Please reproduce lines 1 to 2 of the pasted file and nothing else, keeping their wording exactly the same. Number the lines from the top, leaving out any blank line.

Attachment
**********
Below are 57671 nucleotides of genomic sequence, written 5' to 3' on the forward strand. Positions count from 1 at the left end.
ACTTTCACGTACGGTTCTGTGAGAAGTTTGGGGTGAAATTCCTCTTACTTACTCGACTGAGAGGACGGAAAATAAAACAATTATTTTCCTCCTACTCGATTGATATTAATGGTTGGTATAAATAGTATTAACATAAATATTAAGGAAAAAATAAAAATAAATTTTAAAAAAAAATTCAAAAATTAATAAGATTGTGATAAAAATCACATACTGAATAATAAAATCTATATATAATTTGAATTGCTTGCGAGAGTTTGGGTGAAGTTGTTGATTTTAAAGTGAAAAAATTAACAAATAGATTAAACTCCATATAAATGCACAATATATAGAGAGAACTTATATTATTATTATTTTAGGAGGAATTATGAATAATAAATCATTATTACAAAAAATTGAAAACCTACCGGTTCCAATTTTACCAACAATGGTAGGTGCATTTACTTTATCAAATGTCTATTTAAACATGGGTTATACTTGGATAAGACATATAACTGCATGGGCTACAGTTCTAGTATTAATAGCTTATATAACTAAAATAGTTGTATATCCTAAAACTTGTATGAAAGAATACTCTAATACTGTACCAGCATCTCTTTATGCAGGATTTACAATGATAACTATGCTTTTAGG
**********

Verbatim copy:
Below are 57671 nucleotides of genomic sequence, written 5' to 3' on the forward strand. Positions count from 1 at the left end.
ACTTTCACGTACGGTTCTGTGAGAAGTTTGGGGTGAAATTCCTCTTACTTACTCGACTGAGAGGACGGAAAATAAAACAATTATTTTCCTCCTACTCGATTGATATTAATGGTTGGTATAAATAGTATTAACATAAATATTAAGGAAAAAATAAAAATAAATTTTAAAAAAAAATTCAAAAATTAATAAGATTGTGATAAAAATCACATACTGAATAATAAAATCTATATATAATTTGAATTGCTTGCGAGAGTTTGGGTGAAGTTGTTGATTTTAAAGTGAAAAAATTAACAAATAGATTAAACTCCATATAAATGCACAATATATAGAGAGAACTTATATTATTATTATTTTAGGAGGAATTATGAATAATAAATCATTATTACAAAAAATTGAAAACCTACCGGTTCCAATTTTACCAACAATGGTAGGTGCATTTACTTTATCAAATGTCTATTTAAACATGGGTTATACTTGGATAAGACATATAACTGCATGGGCTACAGTTCTAGTATTAATAGCTTATATAACTAAAATAGTTGTATATCCTAAAACTTGTATGAAAGAATACTCTAATACTGTACCAGCATCTCTTTATGCAGGATTTACAATGATAACTATGCTTTTAGG